Shaky Knees 2016: Polyenso X Vinyl Mag

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St. Petersburg-based trio Polyenso create their sound through an eclectic fusion of indie rock, electronic, folk and hip-hop. Formerly known as Oceana, the band brings something new to the table with lighter, more uplifting music under their new name. We had the chance to chat with Polyenso’s own Alex Schultz prior to their set at Shaky Knees to discuss influences, songwriting and what fans can expect in the future as the band evolves, changes and continues to push the boundaries of what they do.

Vinyl Mag: So are you guys excited for Shaky Knees?

Alex Schultz: Oh yeah, this will be our first major music festival.

VM: And you’re playing Bonnaroo this year too right?

AS: Yeah, second major music festival.

VM: Pretty exciting way to kick off your U.S. tour!

AS: Yeah, this tour is kind of like a festival sandwich. We’ve got Shaky Knees the first date and Bonnaroo the last date. So it’s perfect, it worked out really well.

VM: Are there any other cities or venues you’re really excited to play at?

AS: Oh yeah, we haven’t been out to the west coast, as Polyenso, ever. You know in other bands we toured out there a while, but not as Polyenso, so we’re just excited to be out there. It’s been too long. But New York of course is going to be amazing. We have a lot of friends in New York and we’re excited to play there. And a couple other cities, but mostly I think we’re just excited to get out to the west coast.

VM: Do you guys have any favorite songs to perform live? Do you do any covers, or have anything that gets the crowd really excited?

AS: We kind of re-invented this album, because we recorded the whole thing in the studio. And we never played any of it live before until we started rehearsing for this tour. So we kind of re-invented a lot of the tracks live. So they’ve got this whole new dynamic. My favorite to do live is “Let it Go.” I know, I think Denny’s is “Every Single Time” or “A Pool Worth Diving In,” but yeah, no covers on this one. I was thinking about doing a Prince thing, but things were so crazy, we didn’t have time to put something that would have really honored him together, so we decided to just play our songs, maybe say something.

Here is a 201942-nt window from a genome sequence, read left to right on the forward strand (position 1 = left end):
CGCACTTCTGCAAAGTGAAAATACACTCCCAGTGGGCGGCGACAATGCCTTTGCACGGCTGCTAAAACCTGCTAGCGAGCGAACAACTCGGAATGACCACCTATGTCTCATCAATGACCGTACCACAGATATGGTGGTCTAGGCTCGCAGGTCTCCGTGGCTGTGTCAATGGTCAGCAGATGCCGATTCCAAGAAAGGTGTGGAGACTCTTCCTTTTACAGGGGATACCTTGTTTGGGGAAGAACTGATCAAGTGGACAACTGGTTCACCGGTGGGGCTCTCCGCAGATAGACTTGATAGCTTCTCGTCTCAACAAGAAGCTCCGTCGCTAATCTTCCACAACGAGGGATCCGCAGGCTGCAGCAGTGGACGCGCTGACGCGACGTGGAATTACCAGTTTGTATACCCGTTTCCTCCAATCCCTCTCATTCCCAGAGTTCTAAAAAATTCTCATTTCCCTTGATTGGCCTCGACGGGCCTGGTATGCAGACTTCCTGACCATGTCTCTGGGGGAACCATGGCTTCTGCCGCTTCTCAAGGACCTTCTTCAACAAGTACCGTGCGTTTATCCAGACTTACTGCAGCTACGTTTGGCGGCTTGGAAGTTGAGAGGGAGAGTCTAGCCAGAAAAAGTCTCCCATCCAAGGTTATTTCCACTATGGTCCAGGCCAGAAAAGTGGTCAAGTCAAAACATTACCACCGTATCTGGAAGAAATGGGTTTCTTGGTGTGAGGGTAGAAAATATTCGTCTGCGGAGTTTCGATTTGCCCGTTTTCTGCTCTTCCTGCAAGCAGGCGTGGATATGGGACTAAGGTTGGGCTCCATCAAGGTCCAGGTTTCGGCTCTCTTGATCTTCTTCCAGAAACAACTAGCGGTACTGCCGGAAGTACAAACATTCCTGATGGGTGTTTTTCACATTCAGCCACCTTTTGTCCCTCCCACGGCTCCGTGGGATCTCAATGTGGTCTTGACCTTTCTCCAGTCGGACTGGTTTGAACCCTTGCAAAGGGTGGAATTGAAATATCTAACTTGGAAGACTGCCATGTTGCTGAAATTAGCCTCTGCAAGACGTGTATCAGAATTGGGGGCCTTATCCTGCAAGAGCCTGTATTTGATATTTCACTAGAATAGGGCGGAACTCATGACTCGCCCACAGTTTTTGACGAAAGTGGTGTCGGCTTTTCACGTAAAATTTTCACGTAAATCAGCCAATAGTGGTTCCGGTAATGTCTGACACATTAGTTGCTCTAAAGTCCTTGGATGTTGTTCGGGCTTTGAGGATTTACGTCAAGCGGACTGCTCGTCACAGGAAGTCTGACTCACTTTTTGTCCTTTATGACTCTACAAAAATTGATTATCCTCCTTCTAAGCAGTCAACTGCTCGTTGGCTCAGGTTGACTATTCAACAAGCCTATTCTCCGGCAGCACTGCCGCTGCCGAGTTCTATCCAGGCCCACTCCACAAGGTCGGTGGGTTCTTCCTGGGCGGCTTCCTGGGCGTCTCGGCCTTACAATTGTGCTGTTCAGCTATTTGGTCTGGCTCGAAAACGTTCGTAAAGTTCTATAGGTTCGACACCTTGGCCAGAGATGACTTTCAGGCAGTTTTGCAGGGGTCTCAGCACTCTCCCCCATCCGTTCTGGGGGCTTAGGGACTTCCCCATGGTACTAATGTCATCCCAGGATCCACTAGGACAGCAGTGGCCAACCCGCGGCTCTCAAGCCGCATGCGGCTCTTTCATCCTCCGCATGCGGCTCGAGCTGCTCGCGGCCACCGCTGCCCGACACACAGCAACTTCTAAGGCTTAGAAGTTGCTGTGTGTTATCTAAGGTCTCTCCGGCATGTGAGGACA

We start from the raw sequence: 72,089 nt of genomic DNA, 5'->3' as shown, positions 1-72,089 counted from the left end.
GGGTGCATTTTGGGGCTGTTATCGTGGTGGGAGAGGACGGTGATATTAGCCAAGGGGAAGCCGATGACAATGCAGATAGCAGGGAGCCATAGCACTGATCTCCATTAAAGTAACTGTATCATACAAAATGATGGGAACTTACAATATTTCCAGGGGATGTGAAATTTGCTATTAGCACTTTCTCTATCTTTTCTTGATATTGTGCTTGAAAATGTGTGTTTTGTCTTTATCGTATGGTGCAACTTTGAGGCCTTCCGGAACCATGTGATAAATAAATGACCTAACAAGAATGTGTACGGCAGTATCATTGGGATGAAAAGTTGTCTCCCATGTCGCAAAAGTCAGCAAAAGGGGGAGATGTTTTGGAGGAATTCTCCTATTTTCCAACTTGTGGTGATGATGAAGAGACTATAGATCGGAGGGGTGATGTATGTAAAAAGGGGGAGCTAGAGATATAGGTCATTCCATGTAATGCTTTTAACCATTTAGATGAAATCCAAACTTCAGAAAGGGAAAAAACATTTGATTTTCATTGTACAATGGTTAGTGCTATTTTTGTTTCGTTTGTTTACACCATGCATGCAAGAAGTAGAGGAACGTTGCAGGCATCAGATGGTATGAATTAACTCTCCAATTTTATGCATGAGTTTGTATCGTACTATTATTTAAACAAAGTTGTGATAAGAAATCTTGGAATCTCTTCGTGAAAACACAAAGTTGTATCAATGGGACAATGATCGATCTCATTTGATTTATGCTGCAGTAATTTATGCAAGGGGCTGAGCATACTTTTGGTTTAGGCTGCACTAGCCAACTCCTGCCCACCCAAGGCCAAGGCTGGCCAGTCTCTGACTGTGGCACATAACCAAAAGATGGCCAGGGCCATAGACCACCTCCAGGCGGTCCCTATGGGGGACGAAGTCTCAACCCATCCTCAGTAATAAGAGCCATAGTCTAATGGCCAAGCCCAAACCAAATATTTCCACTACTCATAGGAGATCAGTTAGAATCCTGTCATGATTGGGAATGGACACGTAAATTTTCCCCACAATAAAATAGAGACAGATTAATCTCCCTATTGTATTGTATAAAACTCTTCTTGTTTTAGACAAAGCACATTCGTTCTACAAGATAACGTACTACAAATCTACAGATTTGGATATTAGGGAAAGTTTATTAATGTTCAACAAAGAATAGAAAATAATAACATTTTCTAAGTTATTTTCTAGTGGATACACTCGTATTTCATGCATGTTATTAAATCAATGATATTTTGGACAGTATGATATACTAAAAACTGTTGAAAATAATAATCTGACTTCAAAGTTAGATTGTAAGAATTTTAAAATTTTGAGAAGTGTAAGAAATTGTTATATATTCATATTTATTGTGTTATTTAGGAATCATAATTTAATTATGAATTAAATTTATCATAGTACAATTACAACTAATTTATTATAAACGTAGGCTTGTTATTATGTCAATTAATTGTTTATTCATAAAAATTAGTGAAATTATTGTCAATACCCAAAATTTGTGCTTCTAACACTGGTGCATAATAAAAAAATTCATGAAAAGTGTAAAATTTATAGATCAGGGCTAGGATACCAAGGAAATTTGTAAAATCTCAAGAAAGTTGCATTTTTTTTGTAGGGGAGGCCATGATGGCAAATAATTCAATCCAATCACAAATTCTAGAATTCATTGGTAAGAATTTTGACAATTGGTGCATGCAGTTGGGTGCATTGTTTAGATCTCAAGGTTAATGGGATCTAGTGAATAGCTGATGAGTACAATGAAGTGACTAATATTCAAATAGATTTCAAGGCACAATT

VM: So you guys started out as Oceana…how has it been changing from that sound to the sounds of Polyenso?

AS: Honestly, back in those days when we did play with that band we had always listened to the things that inspired Polyenso’s music, we just never really let them come out in our writing. Little bits here and there vocally and melodically sometimes, but there wasn’t really room for it in that type of music. So with this new stuff, we let those influences completely take over. Influences like Sufjan Stevens, Bjork and Paul Simon. And Flying Lotus. Some of the other hip-hop influences you can hear on the new stuff. We’ve been listening to that stuff forever, now just let it finally really influence our music and that’s why the big change happened and that’s why we decided to start a new band and honor that stuff we didn’t in the past. Cause that was a time and we’re proud of it but we just started something completely different, and didn’t do it under the same moniker. But luckily when we did form Polyenso, we had a lot of fans from our other band that kind of grew with us, so there was a lot of crossover. They were like okay, I can get into this now at this point in my life and they were on the same page as us. So it helped a lot and we got a lot of support from those fans.

VM: Loyal fan base.

AS: Yeah, totally. I mean we got a lot of heat for it too, a lot of internet hate, stuff like that, but if you’re gonna change something up like that you’ve got to expect that.

VM: Yeah, you’ve got to stick to what feels right for you. So what was your writing process like for Pure In The Plastic?